For more than two decades, Minnesota’s most dangerous sex offenders have been locked up a second time after serving prison sentences. They’ve been committed to indefinite detention in treatment programs.
Now, more than 700 sex offenders are suing the state saying that’s unconstitutional.
So we wondered: How do our neighboring states handle sex offenders? Do they get out? And what happens when they do?
More than 700 civilly committed sex offenders are suing the state of Minnesota, arguing the program keeping them locked up is unconstitutional.
Minnesota’s civil commitment program for sex offenders has been under fire for years by people who say it’s unconstitutional because it amounts to a life sentence. A federal judge has pressured state lawmakers to change the program to address concerns, but they have not.
A 28-year-old Barnum, Minnesota, man is in critical condition after his car crashed into a tree in Carlton County.
A federal judge on Monday denied motions for the immediate release of a man from the state’s sex offender program and the transfer of the only woman in it to a less restrictive facility, but said he will expedite a class-action challenge to the program’s constitutionality and set it for trial later this year.
A case about the constitutionality of the Minnesota’s sex offender treatment program is heading to federal court. Attorney Dan Gustafson is representing 24-year-old Eric Terhaar. Both Terhaar and 48-year-old Rhonda Bailey are both trying to get released from the program.
A federal court proceeding has cleared the way for what will likely be the release of one, and likely more, dangerous sex offenders. The offenders are civilly committed and housed at state facilities in Moose Lake and St. Peter.
Four children were among seven people were hurt, two seriously, in a rollover crash in Pine County Monday night, according to the Minnesota State Patrol.
In Minnesota, there are 700 sex offenders kept away in indefinite treatment, more than in any other state. A federal judge warned that some of those men need to be let go because parts of the program are unconstitutional.
Minnesota lawmakers are getting nowhere over how to resolve constitutional questions about the state’s sex offender treatment program, but the same can’t be said about the program’s costs. They’re going somewhere — up. About 50 new patients enter the program every year, a growth rate that threatens to swamp existing facilities in the next few years. A Senate committee on Thursday will review a request for $7.4 million this year to renovate and expand the St. Peter treatment center; another $30 million or more is on the drawing board for future growth there and in Moose Lake.
Michael, an offender who molested a 10-year-old girl in 1998, served time in prison before being let out on probation in 2004. Then after five years of treatment on the outside, he violated parole and lied about it. He was then civilly committed.
WCCO’s Susie Jones begins a series of reports on the Minnesota Sex Offender Program, taking us “Inside the Razor Wire.” We begin with an exclusive tour of the Moose Lake facility.
Gov. Mark Dayton is calling on the Minnesota Legislature to take action and change sex offender laws in the state. At a press conference on Wednesday, Dayton and his human services commissioner addressed issues surrounding the current state of sex offender laws in Minnesota.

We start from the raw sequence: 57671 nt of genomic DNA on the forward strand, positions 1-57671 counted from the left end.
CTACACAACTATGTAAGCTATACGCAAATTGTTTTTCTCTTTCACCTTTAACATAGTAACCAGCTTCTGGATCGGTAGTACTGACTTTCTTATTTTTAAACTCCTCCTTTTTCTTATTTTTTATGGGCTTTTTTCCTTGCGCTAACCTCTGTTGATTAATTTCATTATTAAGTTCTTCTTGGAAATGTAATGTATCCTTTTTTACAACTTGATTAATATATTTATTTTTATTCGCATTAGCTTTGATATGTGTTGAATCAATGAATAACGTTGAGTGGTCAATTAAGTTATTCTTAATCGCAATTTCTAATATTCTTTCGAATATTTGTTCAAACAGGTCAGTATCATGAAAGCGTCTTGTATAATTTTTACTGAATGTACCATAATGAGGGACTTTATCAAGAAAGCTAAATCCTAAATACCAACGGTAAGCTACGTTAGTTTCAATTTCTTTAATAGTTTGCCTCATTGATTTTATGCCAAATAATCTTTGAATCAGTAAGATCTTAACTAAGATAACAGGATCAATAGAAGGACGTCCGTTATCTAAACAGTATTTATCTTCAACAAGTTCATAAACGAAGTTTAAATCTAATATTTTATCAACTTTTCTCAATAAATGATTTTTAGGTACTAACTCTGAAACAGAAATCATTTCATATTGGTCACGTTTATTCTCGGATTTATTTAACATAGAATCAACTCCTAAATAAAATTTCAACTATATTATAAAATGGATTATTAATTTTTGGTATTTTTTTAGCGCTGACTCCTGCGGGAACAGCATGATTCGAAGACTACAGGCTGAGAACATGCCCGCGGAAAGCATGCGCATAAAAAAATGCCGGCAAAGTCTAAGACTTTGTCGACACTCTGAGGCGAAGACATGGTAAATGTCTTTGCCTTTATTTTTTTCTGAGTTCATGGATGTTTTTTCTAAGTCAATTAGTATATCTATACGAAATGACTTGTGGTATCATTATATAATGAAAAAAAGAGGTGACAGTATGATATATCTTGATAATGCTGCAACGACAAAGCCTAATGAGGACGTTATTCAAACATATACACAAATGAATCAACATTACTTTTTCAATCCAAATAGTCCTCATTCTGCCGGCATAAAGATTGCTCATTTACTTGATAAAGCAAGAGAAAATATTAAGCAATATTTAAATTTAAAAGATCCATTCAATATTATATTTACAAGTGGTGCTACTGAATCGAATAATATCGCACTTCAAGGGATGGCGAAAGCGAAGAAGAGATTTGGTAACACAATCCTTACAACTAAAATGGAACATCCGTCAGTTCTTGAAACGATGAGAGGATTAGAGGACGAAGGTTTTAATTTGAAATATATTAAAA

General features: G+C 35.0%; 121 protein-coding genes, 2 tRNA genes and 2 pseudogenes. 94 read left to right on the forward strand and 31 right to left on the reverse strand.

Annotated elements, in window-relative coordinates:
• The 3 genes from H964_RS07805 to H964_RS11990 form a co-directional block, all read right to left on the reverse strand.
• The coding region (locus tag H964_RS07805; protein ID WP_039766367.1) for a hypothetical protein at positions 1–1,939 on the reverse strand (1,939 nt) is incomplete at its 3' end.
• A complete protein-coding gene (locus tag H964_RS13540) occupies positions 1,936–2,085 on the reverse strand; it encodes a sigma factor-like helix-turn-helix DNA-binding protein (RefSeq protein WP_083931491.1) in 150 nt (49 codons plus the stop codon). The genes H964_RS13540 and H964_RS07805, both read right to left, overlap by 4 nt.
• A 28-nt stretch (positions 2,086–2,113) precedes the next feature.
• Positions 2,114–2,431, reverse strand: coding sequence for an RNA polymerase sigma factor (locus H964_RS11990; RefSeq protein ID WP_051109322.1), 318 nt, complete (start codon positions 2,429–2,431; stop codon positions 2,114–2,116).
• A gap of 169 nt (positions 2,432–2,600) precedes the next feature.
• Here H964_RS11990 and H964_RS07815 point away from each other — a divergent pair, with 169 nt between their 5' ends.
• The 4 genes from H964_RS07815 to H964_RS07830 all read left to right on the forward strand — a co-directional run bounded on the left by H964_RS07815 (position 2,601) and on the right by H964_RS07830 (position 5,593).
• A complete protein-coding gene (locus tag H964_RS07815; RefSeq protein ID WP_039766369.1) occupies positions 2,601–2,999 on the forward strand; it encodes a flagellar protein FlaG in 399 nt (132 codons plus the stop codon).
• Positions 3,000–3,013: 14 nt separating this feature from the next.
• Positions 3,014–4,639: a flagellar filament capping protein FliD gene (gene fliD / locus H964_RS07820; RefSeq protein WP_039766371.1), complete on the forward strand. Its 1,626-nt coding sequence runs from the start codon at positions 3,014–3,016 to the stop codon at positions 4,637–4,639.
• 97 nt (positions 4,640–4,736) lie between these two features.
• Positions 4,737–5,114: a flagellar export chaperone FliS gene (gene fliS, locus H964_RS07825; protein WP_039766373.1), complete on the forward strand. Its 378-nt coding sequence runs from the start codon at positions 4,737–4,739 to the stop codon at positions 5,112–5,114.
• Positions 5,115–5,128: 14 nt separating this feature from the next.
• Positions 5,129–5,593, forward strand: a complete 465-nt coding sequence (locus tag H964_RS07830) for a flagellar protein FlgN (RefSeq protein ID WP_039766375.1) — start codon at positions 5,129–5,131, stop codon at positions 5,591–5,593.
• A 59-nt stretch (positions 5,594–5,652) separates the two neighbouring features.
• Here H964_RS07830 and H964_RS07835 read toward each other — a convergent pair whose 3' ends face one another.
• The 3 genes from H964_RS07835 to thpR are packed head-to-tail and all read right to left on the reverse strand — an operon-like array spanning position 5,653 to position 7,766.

The Department of Human Services says a man committed to the Minnesota Sex Offender Program has killed himself. Deputy Commissioner Anne Barry says he died Saturday at the program’s Moose Lake facility. She says it’s the only known suicide in the history of the sex offender treatment program. Citing privacy laws, the department declined to identify him or say how he killed himself. Sex offenders who are civilly committed to the program when they complete their prison sentences are considered patients, not inmates.
A state task force head says a federal court considering lawsuit challenging the Minnesota Sex Offender Program expects the state to address continuing concerns about its constitutionality.
All the laughter and giggles pouring out of a Moose Lake church is a lot more than just kids playing games. Consider all this fun and frivolity a form of group therapy.
This week marks the 20th anniversary of Minnesota’s Challenge Incarceration Program. It’s a boot camp-approach to rehabilitate non-violent offenders. The C.I.P. campus, located near Willow River, is about 100 miles north of the Twin Cities, but it’s a different world for most of the participants.
A 68-year-old man drowned Sunday after attempting to swim to shore on Moose Lake.
Minnesota’s tax collectors are waiving their deadlines for northeastern Minnesota businesses affected by flooding.
Gov. Mark Dayton says he plans to visit Moose Lake, Carlton and other flooded cities in northeastern Minnesota next week as state leaders look toward providing flood relief.
U.S. Sen. Amy Klobuchar says the severity of flood damage in northeastern Minnesota is massive. Klobuchar toured flood-damaged parts of Duluth and the smaller towns of Proctor, Carlton and Moose Lake on Friday. She gave assurances that federal aid would be forthcoming.
The devastation from the Northland floods is only getting worse Friday morning. In fact, locals and government officials in the Northland say they’ve never seen it this bad.
What has always been a winter sport is now talking place on the Lakes in the summer.
After a Ramsey County judicial panel gave the green light for Clarence Opheim’s release into a neighborhood halfway house, state lawmakers’ phone lines lit up.
The Superior National Forest has partly backed off plans to eliminate the lottery system for issuing Boundary Waters Canoe Area entry permits.